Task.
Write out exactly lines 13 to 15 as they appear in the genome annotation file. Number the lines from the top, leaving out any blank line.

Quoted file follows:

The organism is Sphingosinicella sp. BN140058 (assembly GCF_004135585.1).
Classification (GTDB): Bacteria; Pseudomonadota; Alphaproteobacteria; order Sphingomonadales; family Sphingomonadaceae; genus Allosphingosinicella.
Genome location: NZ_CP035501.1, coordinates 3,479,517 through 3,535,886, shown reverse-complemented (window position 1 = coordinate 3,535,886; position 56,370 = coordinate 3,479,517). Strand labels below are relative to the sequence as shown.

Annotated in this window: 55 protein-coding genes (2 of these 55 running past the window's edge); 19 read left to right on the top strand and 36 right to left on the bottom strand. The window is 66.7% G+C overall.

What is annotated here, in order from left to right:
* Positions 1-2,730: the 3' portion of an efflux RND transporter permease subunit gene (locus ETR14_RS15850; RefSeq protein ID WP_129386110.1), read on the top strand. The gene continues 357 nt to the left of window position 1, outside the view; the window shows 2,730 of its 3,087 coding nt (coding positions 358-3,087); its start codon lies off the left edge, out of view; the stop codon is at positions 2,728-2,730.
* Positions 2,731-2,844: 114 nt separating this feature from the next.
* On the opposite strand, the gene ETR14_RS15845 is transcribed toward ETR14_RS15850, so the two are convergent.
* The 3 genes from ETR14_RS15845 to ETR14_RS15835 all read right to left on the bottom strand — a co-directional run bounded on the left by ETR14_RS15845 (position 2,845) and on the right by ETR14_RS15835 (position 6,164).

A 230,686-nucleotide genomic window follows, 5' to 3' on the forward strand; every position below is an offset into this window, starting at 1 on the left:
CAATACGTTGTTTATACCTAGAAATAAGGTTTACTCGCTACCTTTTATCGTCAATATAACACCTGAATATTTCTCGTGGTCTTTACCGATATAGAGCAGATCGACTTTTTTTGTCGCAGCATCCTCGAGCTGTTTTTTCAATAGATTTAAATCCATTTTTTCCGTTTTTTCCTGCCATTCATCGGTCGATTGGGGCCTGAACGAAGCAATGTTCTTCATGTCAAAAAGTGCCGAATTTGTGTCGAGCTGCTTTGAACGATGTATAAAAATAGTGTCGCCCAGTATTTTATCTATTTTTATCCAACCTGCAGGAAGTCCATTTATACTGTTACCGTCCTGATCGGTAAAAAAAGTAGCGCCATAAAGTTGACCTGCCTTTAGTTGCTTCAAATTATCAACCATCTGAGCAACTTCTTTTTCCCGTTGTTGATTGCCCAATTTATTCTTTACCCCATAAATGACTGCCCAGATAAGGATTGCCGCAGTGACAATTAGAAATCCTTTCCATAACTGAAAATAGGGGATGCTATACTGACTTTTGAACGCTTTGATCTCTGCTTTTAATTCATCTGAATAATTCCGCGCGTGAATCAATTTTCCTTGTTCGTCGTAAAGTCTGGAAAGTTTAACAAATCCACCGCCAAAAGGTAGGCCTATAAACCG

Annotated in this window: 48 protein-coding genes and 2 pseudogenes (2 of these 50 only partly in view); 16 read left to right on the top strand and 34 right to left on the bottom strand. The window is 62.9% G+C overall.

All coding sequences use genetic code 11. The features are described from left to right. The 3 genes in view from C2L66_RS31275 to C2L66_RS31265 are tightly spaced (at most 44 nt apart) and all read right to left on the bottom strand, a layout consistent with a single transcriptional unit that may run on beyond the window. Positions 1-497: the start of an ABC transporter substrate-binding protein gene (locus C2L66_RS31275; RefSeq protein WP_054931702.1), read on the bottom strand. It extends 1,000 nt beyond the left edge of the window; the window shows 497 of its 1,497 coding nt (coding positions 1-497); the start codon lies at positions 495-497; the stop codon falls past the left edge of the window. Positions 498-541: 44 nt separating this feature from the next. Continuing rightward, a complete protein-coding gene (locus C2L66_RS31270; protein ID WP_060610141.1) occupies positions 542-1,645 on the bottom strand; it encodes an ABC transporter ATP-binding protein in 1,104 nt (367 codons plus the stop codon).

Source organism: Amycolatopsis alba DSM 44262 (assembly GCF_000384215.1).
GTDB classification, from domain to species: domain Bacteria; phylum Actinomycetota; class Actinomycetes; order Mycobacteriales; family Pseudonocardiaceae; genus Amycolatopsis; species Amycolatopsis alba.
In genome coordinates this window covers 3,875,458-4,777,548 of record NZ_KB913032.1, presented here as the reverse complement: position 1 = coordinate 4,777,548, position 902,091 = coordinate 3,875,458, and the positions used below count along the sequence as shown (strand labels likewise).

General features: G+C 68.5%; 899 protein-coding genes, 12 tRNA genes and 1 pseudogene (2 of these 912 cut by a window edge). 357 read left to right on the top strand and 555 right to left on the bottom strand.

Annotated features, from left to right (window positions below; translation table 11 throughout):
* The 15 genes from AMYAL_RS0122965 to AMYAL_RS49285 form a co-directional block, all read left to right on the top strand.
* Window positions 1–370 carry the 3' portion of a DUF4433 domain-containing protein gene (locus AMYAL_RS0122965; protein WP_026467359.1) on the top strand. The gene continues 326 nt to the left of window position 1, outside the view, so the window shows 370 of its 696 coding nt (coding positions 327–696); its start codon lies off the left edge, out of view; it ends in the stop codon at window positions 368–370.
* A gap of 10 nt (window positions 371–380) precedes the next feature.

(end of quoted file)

All coding sequences use genetic code 11. The features are described from left to right. The 3 genes in view from C2L66_RS31275 to C2L66_RS31265 are tightly spaced (at most 44 nt apart) and all read right to left on the bottom strand, a layout consistent with a single transcriptional unit that may run on beyond the window. Positions 1-497: the start of an ABC transporter substrate-binding protein gene (locus C2L66_RS31275; RefSeq protein WP_054931702.1), read on the bottom strand. It extends 1,000 nt beyond the left edge of the window; the window shows 497 of its 1,497 coding nt (coding positions 1-497); the start codon lies at positions 495-497; the stop codon falls past the left edge of the window. Positions 498-541: 44 nt separating this feature from the next. Continuing rightward, a complete protein-coding gene (locus C2L66_RS31270; protein ID WP_060610141.1) occupies positions 542-1,645 on the bottom strand; it encodes an ABC transporter ATP-binding protein in 1,104 nt (367 codons plus the stop codon).

Source organism: Amycolatopsis alba DSM 44262 (assembly GCF_000384215.1).
GTDB classification, from domain to species: domain Bacteria; phylum Actinomycetota; class Actinomycetes; order Mycobacteriales; family Pseudonocardiaceae; genus Amycolatopsis; species Amycolatopsis alba.